Thursday, April 26, 2007

Monday, April 16, 2007

Magic Pro Scripting Edition Released..

I don't know if I agree with the info in this press release completly as you can do a lot with Supernova Pro for labeling and customizing the program.. However anytime you are given more control over the Assistive Technology you own is always a good thing in my book. Check out the press release at the link below to know more about the paid upgrade for Magic 10x users.

Window Eyes 6.1 Released!

Okay Vista fans it's finally here. Run out and get this full version of GW Micro's Window Eyes and read those Windows Sidebars. Amaze your friends with the power of 6.1 in what ever flavor of Vista you choose.

Saturday, April 14, 2007

More Press Bits From The Inbox

And then there is more from the never ending Inbox of press releases and newsletters.

Hi CSUN Graduates!

I hope that all of you had a safe and effortless journey home, and you’ve come back with many new ideas, tools, and friendly colleagues. I want to thank you very much for finding the Dolphin Computer Access booth amidst a packed exhibition hall. I appreciate you taking the time to view a product demo, grab software literature, or enter a Dolphin software prize draw. If you were not one of lucky winners, you can always get our products the old-fashioned way, via the internet.

I would like to encourage you to visit our website,, to find more information on the products you saw on Dolphin’s booth, as well as download demos to try the software for yourself. If you are interested in purchasing our products, please visit our dealer section to find a dealer near you. You can also contact Dolphin directly at or 1 866 797 5921.

As a final reminder, if you were interested in any of our access software, including Hal, Lunar, LunarPlus, and Supernova, Dolphin will be giving a free CD license to every customer who purchases a Dolphin Pen version of the same product. To learn more about this offer, visit

Thank you again for taking the time to talk with the Dolphin crew.

New Embosser Technology for the New Millennium

Tactile Display Corporation proudly announces Triple Impressions. This embosser and printer combination is based on well-established software and hardware technologies. Triple Impressions concurrently produces braille text, smooth continuous tactile graphics, and printed text! Braille dots, tactile graphics, and the visual lettering are all inked on the backside of translucent mylar sheets so the ink is protected from tactile reading but is visible for sighted readers. The transcriber can adjust the specific pressures for depth of embossing so other materials - braille paper and foils - are embossable. A free Grade 2 braille translator that meets NLS standards is an integral part of the software. You have to feel it to believe it!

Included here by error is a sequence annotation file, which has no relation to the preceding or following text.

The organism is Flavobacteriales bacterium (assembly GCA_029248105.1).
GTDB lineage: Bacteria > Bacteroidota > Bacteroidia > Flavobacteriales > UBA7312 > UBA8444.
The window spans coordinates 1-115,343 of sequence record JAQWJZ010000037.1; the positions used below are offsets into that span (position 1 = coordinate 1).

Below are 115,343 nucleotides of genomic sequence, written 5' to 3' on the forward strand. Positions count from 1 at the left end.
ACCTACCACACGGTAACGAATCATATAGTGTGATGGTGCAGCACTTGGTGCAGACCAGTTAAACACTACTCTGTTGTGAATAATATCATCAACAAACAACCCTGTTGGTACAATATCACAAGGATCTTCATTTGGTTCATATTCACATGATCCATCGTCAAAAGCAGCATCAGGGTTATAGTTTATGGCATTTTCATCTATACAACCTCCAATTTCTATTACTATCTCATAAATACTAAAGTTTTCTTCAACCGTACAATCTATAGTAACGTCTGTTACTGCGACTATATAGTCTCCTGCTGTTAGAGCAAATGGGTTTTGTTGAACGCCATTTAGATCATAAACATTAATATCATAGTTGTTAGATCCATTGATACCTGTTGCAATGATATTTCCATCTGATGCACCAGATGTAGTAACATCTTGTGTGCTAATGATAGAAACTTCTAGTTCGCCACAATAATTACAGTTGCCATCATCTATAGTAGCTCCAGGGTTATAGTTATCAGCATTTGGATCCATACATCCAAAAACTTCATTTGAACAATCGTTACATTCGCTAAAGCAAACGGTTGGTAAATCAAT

More Details

Teamwork made Triple Impressions development possible. Ioline Corporation (Woodinville, WA), a leader in vector graphics plotters, modified its high resolution hardware so print, braille, and continuous tactile graphics could be drawn. Symbol Graphics (Corona, CA), a leader in computerized sign making programs, modified its ADA sign production software to allow intermixed tactile graphics, print and braille text. Simple drag and drop editing allows scaling of tactile graphics and on screen adjustment of print and braille placement. The Grade 1 and Grade 2 braille translation software from Braille Research & Literacy (Fayetteville, GA) lets users interactively enter, edit and spell check all text with automatic space adjustment. Enabling Technologies (Jensen Beach, FL), with 36 years of embosser technology experience, is the exclusive US reseller of Triple Impressions; they offer on-going support for this easy to use computerized print, braille, and tactile graphics production system.

Free samples are available upon request. Just e-mail us your postal address, and we will send you samples. Due to demand please allow 4 weeks for delivery.


Shipping Wt. 77 lbs

Shipping Size 25"D x 50"W x 15"H

Operating Space 42"D x 44"W x 12"H

Sheet Size 17" x 11" to 17" x 28"

Quieted for office environment operation.

For more information contact:

Peter Duran

Tactile Display Corporation

110 Commerce Drive, Suite 210

Fayetteville, GA 30214

Tel: 770-716-9222

Fax: 770-716-9599

Email: <>

Knowbility News: Spring 2007 Issue

In this issue:

* Welcome
* Cool design/coding marathon…jump in! <>
* Early Bird discount for Access-U extended to April 15th
* Derek Featherstone's Access-U preconference
* Charles Chen explores WAI-ARIA Live Region Markup
* AIR-Interactive winners: all of us!
* CSUN assistive tech conference - open source is big news.
* Online fundraising success
* More accessibility news…

This newsletter is also available on the knowbility website <> .

Welcome to the Spring 2007 Knowbility Newsletter

Sharron Rush Pretty exciting times in the world of web accessibility. From the sheer number and size of institutions interested in accessibility to the quality of work being done by individuals and organizations, accessibility is becoming a must-have skill. We at Knowbility feel fortunate to have access to so much good work and to be able to share it with our community - including you!

Read on to learn more about the open source accessibility work featured at the 2007 CSUN conference with contributions from Mozilla, IBM and others; also check out the results from AIR-Interactive at the SXSW Interactive Media Festival; updates about WCAG 2.0 status; details and plans for several of this year's Knowbility events: A Designathon/Codeathon in April, Access-U in May, keynotes in California and Mexico, and another California Web Accessibility Conference in January of 2008. As always, we hope to hear from you too and learn much more about how your accessibility work is going.

Until then,
Sharron Rush
Executive Director

Cool Design/Coding Marathon…Jump In!